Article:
Are short-length partial reps good for anything? Recently, much discussion has been happening on the best range of motion for hypertrophy, with evidence showing that long-length partials and full range of motion are best. However, what about the efficacy of short-length partials on strength compared to other ranges of motion? Let’s talk about the value of short-length partials for strength-oriented goals by diving into the latest research. 

What Are Short-Length Partial Reps?

Short-length partial reps are repetitions performed in which the trained muscles do not reach their full length or stretched position. An example would be a bicep curl, where the repetition starts at ninety degrees of elbow flexion and ends at the top. Typically, short-length partial repetitions don’t exceed ninety degrees of the range of motion on any given exercise. 

Many people inherently perform exercises using a shorter-length partial (SLP) range of motion, whether intentionally, because it is easier, or because it feels right. This isn’t to say that these exercises are exclusively done with SLP, but it is more common to see SLP in these exercises than in others. Some of these exercises are:

  • Nordic hamstring curl

  • Some lunge variations, such as walking lunges

  • Overhead press

  • Leg press machine

  • Calf raises with the feet on a flat surface

  • Pull-ups

What Does the Research Say?

A meta-analysis published in 2023 examined twenty-three studies comparing partial (short versus long) range of motion (ROM) and full ROM (5). The results showed that full ROM demonstrated a slight advantage over partial ROM in strength. 

The study indicated that full ROM training significantly surpassed partial ROM training in enhancing full ROM strength. Conversely, partial ROM training showed a slight edge over full ROM training in enhancing partial ROM strength.

These results mean that if you want to be the strongest in a full range of motion, you should train in a full ROM because more ROM typically leads to a higher 1RM. Conversely, if you want to be the strongest in a short-length range of motion, training with SLP will give you a slightly better effect than a full range of motion. 

If you think about this anecdotally, the findings about using SLPs to strengthen the shortened position specifically make sense. Here are some examples:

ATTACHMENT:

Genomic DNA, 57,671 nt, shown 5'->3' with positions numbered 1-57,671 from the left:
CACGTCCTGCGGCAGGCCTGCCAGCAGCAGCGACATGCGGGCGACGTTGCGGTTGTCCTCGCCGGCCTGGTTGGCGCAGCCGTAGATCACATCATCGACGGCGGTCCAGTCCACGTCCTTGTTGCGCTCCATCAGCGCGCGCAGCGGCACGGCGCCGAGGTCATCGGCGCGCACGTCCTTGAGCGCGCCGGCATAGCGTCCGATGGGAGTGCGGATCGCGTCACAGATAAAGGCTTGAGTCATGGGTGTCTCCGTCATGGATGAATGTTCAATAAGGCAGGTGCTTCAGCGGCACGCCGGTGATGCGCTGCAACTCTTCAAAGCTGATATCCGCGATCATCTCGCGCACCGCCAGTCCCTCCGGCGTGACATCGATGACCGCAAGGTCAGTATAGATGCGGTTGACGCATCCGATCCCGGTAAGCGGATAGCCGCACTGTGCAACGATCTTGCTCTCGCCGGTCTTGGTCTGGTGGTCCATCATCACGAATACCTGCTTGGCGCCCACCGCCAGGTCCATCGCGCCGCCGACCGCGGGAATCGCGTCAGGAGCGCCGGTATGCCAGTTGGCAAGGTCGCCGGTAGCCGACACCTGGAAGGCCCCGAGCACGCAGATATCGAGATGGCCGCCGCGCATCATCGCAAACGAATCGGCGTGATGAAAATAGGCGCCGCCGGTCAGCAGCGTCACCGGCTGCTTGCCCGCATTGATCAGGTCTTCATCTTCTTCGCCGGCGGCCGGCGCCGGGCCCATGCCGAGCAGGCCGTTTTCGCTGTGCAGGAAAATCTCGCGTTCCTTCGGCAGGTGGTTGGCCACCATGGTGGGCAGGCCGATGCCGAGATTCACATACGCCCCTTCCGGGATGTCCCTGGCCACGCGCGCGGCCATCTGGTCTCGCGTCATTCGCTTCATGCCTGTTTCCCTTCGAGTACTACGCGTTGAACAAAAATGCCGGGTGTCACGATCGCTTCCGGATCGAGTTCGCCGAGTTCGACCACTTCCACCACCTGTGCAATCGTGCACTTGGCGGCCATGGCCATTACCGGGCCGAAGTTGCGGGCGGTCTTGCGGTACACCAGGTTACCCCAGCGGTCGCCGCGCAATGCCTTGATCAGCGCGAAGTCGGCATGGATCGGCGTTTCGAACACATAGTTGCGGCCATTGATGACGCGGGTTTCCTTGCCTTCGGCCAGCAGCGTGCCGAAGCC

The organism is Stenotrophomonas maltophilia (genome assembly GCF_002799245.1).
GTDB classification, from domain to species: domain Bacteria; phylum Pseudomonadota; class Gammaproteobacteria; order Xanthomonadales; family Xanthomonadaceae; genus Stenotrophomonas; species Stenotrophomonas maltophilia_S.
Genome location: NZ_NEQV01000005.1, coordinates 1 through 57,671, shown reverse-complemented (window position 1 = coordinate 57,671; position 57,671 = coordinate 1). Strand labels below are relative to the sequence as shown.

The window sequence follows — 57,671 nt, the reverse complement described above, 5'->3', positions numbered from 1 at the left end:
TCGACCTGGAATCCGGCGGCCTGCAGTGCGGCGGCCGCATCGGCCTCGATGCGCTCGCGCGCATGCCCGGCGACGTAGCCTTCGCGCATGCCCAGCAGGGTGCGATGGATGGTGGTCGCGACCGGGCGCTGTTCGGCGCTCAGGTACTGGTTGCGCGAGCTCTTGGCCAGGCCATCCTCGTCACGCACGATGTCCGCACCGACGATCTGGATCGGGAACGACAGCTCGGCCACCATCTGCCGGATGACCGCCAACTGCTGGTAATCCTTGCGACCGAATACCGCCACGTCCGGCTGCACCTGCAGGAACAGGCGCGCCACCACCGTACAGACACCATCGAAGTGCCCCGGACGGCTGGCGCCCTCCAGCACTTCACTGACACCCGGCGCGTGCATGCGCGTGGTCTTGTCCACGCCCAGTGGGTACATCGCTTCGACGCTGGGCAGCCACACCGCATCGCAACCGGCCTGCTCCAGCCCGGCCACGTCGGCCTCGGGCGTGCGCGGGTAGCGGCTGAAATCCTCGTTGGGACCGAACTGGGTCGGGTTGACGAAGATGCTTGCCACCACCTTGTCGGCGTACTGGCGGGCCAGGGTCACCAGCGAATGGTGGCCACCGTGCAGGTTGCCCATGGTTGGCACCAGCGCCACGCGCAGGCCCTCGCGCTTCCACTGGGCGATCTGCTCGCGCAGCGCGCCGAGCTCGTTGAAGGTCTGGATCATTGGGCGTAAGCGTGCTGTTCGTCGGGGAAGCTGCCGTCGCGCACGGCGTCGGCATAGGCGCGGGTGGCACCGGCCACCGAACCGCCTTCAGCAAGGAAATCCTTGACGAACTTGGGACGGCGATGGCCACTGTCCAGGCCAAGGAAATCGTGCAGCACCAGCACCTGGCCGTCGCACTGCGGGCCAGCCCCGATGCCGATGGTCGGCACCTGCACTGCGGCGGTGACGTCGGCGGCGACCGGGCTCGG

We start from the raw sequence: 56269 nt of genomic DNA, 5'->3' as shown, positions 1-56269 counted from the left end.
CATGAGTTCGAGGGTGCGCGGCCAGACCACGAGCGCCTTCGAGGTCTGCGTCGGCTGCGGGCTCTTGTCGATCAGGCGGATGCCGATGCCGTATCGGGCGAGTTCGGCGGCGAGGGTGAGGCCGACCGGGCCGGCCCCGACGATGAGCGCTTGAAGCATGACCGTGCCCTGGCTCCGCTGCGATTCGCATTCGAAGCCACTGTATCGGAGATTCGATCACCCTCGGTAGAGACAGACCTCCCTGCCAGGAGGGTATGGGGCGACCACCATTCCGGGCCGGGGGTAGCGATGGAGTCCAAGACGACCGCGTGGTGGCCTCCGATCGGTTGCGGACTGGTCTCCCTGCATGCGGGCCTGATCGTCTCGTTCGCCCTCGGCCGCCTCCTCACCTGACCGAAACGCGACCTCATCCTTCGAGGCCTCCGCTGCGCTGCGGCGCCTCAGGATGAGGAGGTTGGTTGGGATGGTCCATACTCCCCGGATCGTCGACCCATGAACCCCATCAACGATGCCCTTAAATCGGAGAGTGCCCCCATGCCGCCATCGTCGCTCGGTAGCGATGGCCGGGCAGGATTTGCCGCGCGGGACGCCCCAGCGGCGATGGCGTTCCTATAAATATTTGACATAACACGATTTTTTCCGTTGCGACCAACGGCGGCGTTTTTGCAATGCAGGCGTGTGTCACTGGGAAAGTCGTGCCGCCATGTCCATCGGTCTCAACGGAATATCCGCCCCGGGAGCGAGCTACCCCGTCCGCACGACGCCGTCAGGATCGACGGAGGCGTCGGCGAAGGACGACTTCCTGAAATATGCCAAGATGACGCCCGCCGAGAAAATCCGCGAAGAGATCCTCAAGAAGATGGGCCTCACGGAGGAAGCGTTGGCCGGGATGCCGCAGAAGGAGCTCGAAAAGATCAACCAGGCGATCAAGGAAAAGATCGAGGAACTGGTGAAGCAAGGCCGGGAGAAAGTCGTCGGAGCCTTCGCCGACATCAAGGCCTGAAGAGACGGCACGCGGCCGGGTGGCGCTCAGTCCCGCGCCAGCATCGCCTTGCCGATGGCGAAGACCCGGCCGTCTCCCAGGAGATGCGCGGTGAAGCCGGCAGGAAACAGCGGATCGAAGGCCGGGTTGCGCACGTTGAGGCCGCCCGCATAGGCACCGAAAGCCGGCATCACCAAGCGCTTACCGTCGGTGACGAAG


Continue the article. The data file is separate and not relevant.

• Improving the final half of the ascent or lockout in the barbell bench press by training a SLP to strengthen the final half of the ascent and lockout

    • A specific example of this could be benching off of the safety bars on the rack in a shortened range of motion
  • Improving the final half of the ascent or lockout in the barbell deadlift by training a SLP to strengthen the final half of the ascent and lockout

    • A specific example of this could be lifting off of elevated blocks that shorten the range of motion needed
  • Improving the final half of the ascent in pull-up variations by training just the top half of the movement

Another study found that higher loads could be lifted using an SLP than full and long-length ROM (4). For example, if performing a bench press, one could typically lift more weight only halfway down (short-length partial) than the entire repetition. This means that using SLP can be a potential strategy for building strength in a specific position, which could carry over into sports performance benefits. 

Another study found that training in long-length partials creates greater hypertrophy in the distal region of the muscle (3). For example, performing long-length partials for a bicep curl resulted in more hypertrophy in the lower half of the bicep (the part closest to the elbow) than in the top half. 

This finding suggests that short-length partials could result in more hypertrophy at the proximal end of the muscle than at the distal end. For example, performing short-length partials for a tricep extension could result in greater hypertrophy in the upper half of the tricep (the part closest to the shoulder).

One possible reason shorter ROMs aren’t as effective as longer ROMs is the active insufficiency of the contractile elements of the muscle fibers (2). This occurs when both ends of the muscle are shortened, reducing muscle tension and making it harder to create force. This is why making a fist with the wrist flexed is harder than with the wrist neutral or extended. 

However, compared to long-length partial range of motion training, long length is the winner for best hypertrophy adaptations (1,2). This doesn’t mean you should never train in a short-length position; it shouldn’t be prioritized over full or long-length if hypertrophy is the goal.


  1. Kassiano W, Costa B, Kunevaliki G, Soares D, Zacarias G, Manske I, Takaki Y, Ruggiero MF, Stavinski N, Francsuel J, Tricoli I, Carneiro MAS, Cyrino ES. Greater Gastrocnemius Muscle Hypertrophy After Partial Range of Motion Training Performed at Long Muscle Lengths. J Strength Cond Res. 2023 Sep 1;37(9):1746-1753. 

  2. Kassiano W, Costa B, Nunes JP, Ribeiro AS, Schoenfeld BJ, Cyrino ES. Which ROMs Lead to Rome? A Systematic Review of the Effects of Range of Motion on Muscle Hypertrophy. J Strength Cond Res. 2023 May 1;37(5):1135-1144.

  3. Pedrosa GF, Simões MG, Figueiredo MOC, Lacerda LT, Schoenfeld BJ, Lima FV, Chagas MH, Diniz RCR. Training in the Initial Range of Motion Promotes Greater Muscle Adaptations Than at Final in the Arm Curl. Sports (Basel). 2023 Feb 6;11(2):39. 

  4. Schoenfeld BJ, Grgic J. Effects of range of motion on muscle development during resistance training interventions: A systematic review. SAGE Open Med. 2020 Jan 21;8:

  5. Wolf, M., Androulakis-Korakakis, P., Fisher, J., Schoenfeld, B., & Steele, J. (2023). Partial Vs Full Range of Motion Resistance Training: A Systematic Review and Meta-Analysis.

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